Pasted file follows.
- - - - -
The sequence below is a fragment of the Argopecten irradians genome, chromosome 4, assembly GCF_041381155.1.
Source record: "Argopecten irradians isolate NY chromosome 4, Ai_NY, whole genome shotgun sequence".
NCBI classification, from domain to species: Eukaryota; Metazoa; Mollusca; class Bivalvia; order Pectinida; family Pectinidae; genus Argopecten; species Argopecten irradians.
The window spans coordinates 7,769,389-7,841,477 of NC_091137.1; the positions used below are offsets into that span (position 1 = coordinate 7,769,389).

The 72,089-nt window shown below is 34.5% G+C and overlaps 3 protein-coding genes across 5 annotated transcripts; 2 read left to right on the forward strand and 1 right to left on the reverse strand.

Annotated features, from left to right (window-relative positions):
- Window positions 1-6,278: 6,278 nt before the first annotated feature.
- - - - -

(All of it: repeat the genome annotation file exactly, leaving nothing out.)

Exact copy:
The sequence below is a fragment of the Argopecten irradians genome, chromosome 4, assembly GCF_041381155.1.
Source record: "Argopecten irradians isolate NY chromosome 4, Ai_NY, whole genome shotgun sequence".
NCBI classification, from domain to species: Eukaryota; Metazoa; Mollusca; class Bivalvia; order Pectinida; family Pectinidae; genus Argopecten; species Argopecten irradians.
The window spans coordinates 7,769,389-7,841,477 of NC_091137.1; the positions used below are offsets into that span (position 1 = coordinate 7,769,389).

The 72,089-nt window shown below is 34.5% G+C and overlaps 3 protein-coding genes across 5 annotated transcripts; 2 read left to right on the forward strand and 1 right to left on the reverse strand.

Annotated features, from left to right (window-relative positions):
- Window positions 1-6,278: 6,278 nt before the first annotated feature.